With so much variation in price, size, features, and functions, its easy to get confused with what sort of microphone to use. Never fear. Today we look at buying a microphone, microphone mistakes and holding a microphone. So you will be ready to rock on stage at any given moment. Read on and take another step to increase your knowledge and capabilities as a performer!
Do you want to not only sound professional but look the part too? Working with microphones
The moment you begin singing with accompaniment or in a music hall, you’ll find that you need some sort of voice projection. Your voice will have to compete with other instruments and the coughing or whispers of the audience, as well as fill that enormous space! You may feel quite small when you step onto a stage and realize that the huge task of holding everyone’s attention is on your shoulders.
Never fear! In this lesson we’ll discuss how to use a microphone, how to develop an effective stage presence, as well as give you some tips on dealing with stage fright.
Buying a Mic
If you’re starting a band with your buddies, the first thing you DON’T want to do is pick up a cheap microphone at Radio Shack. A cheap microphone will make you sound bad, even if your singing is flawless. It is much better to pick up a good quality dynamic microphone (even if you’re out a hundred bucks!) than try to perfect your singing with imperfect amplification. The industry standard is a Shure SM58.
On the other hand, condenser mikes and wireless mikes are more expensive than they’re worth. Condenser mikes are commonly found in recording studios and require a separate power source. Wireless mikes can be hard to connect to existing sound systems and may have problems with radio frequency interference.
When using a microphone, you may be tempted to make it look cool by switching the mike from hand to hand, grabbing the mike stand and tipping it, or putting your hand over the “ball” of the mike. DON’T do any of the above! ALWAYS hold your microphone in the middle of the shaft, as that is where most microphones are made to balance. If you put your hand over the ball, it will affect the sound quality.
Switching the mike from hand to hand and fiddling with the mike stand can make you look like an amateur and affect your sound.
Another mistake that people often make is blowing into a microphone to see if it is on. This can send damaging moisture into the microphone. It is preferable to tap it or say something. Don’t allow it to dangle or swing it by the cable, either. When not in use, hold the microphone upright, as allowing it to droop may cause it to point inadvertently towards a speaker, causing unpleasant feedback.
When you sing, don’t sing to the microphone. Sing to the audience! The microphone is there to amplify your voice, but beyond that it is not the most interesting prop. Project your voice beyond the mike.
Holding a Microphone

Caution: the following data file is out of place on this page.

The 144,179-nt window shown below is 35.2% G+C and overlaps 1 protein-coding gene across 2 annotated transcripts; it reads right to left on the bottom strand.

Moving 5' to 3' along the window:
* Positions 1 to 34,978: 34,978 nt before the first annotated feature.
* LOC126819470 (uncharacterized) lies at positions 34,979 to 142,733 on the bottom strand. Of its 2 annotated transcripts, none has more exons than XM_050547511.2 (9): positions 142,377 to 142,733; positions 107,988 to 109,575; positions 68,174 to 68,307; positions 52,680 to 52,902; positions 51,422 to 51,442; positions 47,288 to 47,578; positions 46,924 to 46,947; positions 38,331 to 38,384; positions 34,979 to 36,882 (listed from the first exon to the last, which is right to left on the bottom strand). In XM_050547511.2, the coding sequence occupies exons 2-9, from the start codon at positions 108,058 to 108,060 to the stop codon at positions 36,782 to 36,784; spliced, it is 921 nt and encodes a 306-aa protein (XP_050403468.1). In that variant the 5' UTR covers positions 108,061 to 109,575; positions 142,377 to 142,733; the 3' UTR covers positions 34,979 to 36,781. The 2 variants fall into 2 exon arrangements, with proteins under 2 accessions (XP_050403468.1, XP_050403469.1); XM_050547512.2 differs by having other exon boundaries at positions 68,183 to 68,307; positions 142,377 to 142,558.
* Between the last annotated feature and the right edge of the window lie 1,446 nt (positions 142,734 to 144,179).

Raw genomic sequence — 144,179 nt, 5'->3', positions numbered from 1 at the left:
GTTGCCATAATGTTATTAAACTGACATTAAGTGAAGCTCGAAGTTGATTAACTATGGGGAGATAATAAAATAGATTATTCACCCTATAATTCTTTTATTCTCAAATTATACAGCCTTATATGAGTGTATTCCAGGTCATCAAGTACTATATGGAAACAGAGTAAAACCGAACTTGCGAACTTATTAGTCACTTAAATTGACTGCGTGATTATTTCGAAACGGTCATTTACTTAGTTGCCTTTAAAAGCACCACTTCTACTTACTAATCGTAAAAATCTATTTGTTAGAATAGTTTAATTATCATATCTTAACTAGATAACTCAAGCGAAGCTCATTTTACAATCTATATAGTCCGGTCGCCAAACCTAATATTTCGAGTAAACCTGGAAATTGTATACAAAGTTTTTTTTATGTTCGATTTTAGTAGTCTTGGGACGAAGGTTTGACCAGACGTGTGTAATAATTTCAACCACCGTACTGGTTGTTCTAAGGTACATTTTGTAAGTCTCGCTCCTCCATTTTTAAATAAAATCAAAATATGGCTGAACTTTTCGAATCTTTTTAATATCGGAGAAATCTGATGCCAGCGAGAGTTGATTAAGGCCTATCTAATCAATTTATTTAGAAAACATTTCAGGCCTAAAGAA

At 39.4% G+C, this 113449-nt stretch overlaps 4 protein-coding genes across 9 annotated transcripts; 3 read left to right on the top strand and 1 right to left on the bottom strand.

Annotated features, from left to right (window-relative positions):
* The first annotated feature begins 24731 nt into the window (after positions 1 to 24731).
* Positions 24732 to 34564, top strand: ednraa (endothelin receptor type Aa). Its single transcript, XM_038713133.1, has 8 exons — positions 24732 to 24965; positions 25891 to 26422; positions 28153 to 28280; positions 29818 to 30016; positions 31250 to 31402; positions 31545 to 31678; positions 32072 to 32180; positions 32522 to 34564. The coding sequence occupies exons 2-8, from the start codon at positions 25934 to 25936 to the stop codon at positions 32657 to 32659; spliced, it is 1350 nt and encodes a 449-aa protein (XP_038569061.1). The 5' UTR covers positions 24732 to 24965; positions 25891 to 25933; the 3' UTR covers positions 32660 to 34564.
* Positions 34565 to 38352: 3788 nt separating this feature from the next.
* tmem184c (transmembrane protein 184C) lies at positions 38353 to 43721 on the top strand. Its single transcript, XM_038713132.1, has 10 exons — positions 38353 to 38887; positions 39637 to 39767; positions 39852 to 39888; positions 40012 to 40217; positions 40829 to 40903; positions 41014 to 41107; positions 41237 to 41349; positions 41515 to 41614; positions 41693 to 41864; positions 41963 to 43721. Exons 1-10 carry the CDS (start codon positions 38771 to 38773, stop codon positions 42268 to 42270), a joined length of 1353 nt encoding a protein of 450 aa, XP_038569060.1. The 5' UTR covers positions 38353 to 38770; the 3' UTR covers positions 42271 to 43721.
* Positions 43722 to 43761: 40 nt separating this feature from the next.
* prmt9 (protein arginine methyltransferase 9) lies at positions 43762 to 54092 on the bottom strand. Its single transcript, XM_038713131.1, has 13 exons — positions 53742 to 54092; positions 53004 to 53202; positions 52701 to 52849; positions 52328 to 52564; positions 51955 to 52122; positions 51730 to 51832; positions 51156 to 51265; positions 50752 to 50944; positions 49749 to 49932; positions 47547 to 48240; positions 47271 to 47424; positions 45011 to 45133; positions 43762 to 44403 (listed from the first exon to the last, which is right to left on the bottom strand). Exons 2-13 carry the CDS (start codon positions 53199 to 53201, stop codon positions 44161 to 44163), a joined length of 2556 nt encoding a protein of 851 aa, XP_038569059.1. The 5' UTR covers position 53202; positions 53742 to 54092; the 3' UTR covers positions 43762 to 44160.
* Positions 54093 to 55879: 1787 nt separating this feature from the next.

Holding a microphone can be tricky. Always keep the microphone in line with your body. If you turn your head, you don’t want to turn away from the mike. Instead, keep the microphone between your mouth and your line of sight at all times.
How do you know at what distance from your mouth to hold the microphone?
Usually, it should be held between 3 and 8 inches away from your mouth, and approximately 3 to 4 inches under your chin. You may find that sounds from acoustic instruments or other singers tend to bleed into your microphone; holding the mike a bit closer and singing directly into it will decrease this problem. Sound engineers often prefer that singers hold the microphone at a stable distance from them, as this creates less variation in volume levels.
However, varying the distance at which you hold the microphone can create distinct effects. If you want a warm, intimate tone, hold the microphone close to your mouth.
This will allow the microphone to pick up your low tones. If you are belting out a song with full intensity, hold the microphone back a bit from your mouth. Too much volume fed through the mike can cause feedback and distortion. Some singers will even use the microphone to finish strong on long notes, holding it away from them during the first powerful sounds and bringing it closer as their intensity runs out at the end of the note.
Finally, watch out for consonant sounds like P, B, F, K, S, and T. These consonants send a blast of air into the mike, creating a popping, percussive sound. Point the microphone towards your chin (others suggest singing just to the side of the mike or just over the top) to send the air blasts away from the microphone’s path and avoid “popping Ps.”
Do you think you can work a stage like a Pop Star would? In the next lesson, we introduce you to fool proof ways to get movement into a performance and make it look effortless. Also we let you in on some of the secrets to dealing with the dreaded phenomenon that is Stage Fright!.
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